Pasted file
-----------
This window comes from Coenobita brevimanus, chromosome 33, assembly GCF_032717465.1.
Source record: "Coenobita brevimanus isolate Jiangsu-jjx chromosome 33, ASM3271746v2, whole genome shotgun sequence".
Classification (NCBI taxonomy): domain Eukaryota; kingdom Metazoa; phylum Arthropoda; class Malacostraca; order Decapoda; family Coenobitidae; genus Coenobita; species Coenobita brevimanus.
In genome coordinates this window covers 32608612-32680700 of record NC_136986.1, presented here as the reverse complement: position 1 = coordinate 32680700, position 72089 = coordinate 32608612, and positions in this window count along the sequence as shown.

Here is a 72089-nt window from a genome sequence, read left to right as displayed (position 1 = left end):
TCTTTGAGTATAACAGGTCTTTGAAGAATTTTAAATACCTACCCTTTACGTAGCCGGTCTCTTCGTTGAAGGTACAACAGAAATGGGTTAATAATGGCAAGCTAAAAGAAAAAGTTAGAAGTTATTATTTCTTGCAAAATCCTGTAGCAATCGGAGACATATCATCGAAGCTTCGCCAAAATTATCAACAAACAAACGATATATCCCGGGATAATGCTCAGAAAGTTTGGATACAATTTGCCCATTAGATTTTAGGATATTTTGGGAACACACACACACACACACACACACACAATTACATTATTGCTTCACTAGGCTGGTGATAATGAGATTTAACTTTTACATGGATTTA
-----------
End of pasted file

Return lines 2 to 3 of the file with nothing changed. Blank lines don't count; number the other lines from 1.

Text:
Source record: "Coenobita brevimanus isolate Jiangsu-jjx chromosome 33, ASM3271746v2, whole genome shotgun sequence".
Classification (NCBI taxonomy): domain Eukaryota; kingdom Metazoa; phylum Arthropoda; class Malacostraca; order Decapoda; family Coenobitidae; genus Coenobita; species Coenobita brevimanus.